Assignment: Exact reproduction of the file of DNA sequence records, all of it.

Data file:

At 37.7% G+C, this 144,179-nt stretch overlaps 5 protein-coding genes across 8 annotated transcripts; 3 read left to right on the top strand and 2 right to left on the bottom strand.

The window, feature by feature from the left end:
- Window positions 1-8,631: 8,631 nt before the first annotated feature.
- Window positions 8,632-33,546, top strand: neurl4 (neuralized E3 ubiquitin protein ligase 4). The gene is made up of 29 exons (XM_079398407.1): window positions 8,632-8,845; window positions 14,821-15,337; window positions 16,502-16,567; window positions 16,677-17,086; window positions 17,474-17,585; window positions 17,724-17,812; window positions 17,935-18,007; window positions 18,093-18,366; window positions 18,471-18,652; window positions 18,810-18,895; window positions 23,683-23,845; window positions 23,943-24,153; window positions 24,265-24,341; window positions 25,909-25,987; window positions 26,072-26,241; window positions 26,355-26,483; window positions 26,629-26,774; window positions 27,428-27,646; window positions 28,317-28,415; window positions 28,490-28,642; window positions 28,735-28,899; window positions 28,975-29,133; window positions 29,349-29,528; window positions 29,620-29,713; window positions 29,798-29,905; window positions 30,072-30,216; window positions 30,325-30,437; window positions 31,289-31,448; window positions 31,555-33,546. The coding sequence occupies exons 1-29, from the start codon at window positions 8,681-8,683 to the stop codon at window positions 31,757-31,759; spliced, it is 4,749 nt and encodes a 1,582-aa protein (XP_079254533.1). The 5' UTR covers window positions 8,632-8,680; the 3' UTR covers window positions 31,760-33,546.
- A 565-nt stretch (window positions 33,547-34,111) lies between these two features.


At 37.7% G+C, this 144,179-nt stretch overlaps 5 protein-coding genes across 8 annotated transcripts; 3 read left to right on the top strand and 2 right to left on the bottom strand.

The window, feature by feature from the left end:
- Window positions 1-8,631: 8,631 nt before the first annotated feature.
- Window positions 8,632-33,546, top strand: neurl4 (neuralized E3 ubiquitin protein ligase 4). The gene is made up of 29 exons (XM_079398407.1): window positions 8,632-8,845; window positions 14,821-15,337; window positions 16,502-16,567; window positions 16,677-17,086; window positions 17,474-17,585; window positions 17,724-17,812; window positions 17,935-18,007; window positions 18,093-18,366; window positions 18,471-18,652; window positions 18,810-18,895; window positions 23,683-23,845; window positions 23,943-24,153; window positions 24,265-24,341; window positions 25,909-25,987; window positions 26,072-26,241; window positions 26,355-26,483; window positions 26,629-26,774; window positions 27,428-27,646; window positions 28,317-28,415; window positions 28,490-28,642; window positions 28,735-28,899; window positions 28,975-29,133; window positions 29,349-29,528; window positions 29,620-29,713; window positions 29,798-29,905; window positions 30,072-30,216; window positions 30,325-30,437; window positions 31,289-31,448; window positions 31,555-33,546. The coding sequence occupies exons 1-29, from the start codon at window positions 8,681-8,683 to the stop codon at window positions 31,757-31,759; spliced, it is 4,749 nt and encodes a 1,582-aa protein (XP_079254533.1). The 5' UTR covers window positions 8,632-8,680; the 3' UTR covers window positions 31,760-33,546.
- A 565-nt stretch (window positions 33,547-34,111) lies between these two features.